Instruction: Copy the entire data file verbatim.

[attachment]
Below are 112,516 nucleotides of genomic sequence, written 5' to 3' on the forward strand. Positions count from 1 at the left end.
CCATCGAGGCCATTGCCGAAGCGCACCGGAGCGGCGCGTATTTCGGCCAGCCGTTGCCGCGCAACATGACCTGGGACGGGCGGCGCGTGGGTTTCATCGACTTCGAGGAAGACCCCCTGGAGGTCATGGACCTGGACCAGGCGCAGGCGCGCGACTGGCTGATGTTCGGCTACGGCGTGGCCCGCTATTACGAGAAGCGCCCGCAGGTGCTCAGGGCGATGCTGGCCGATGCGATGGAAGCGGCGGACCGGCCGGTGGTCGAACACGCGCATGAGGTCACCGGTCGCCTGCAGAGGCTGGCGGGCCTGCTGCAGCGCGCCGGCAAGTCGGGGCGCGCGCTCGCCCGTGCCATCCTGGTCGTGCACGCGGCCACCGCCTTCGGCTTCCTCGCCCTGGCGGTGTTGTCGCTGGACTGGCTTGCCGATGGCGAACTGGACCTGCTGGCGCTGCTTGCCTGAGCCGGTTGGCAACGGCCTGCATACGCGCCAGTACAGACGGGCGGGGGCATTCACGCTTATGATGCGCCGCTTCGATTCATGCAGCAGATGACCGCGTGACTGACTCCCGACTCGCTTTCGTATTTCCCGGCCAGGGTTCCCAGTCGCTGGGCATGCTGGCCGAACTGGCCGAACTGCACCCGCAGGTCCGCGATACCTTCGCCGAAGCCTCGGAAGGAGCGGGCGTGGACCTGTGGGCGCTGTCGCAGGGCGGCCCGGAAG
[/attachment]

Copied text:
Below are 112,516 nucleotides of genomic sequence, written 5' to 3' on the forward strand. Positions count from 1 at the left end.
CCATCGAGGCCATTGCCGAAGCGCACCGGAGCGGCGCGTATTTCGGCCAGCCGTTGCCGCGCAACATGACCTGGGACGGGCGGCGCGTGGGTTTCATCGACTTCGAGGAAGACCCCCTGGAGGTCATGGACCTGGACCAGGCGCAGGCGCGCGACTGGCTGATGTTCGGCTACGGCGTGGCCCGCTATTACGAGAAGCGCCCGCAGGTGCTCAGGGCGATGCTGGCCGATGCGATGGAAGCGGCGGACCGGCCGGTGGTCGAACACGCGCATGAGGTCACCGGTCGCCTGCAGAGGCTGGCGGGCCTGCTGCAGCGCGCCGGCAAGTCGGGGCGCGCGCTCGCCCGTGCCATCCTGGTCGTGCACGCGGCCACCGCCTTCGGCTTCCTCGCCCTGGCGGTGTTGTCGCTGGACTGGCTTGCCGATGGCGAACTGGACCTGCTGGCGCTGCTTGCCTGAGCCGGTTGGCAACGGCCTGCATACGCGCCAGTACAGACGGGCGGGGGCATTCACGCTTATGATGCGCCGCTTCGATTCATGCAGCAGATGACCGCGTGACTGACTCCCGACTCGCTTTCGTATTTCCCGGCCAGGGTTCCCAGTCGCTGGGCATGCTGGCCGAACTGGCCGAACTGCACCCGCAGGTCCGCGATACCTTCGCCGAAGCCTCGGAAGGAGCGGGCGTGGACCTGTGGGCGCTGTCGCAGGGCGGCCCGGAAG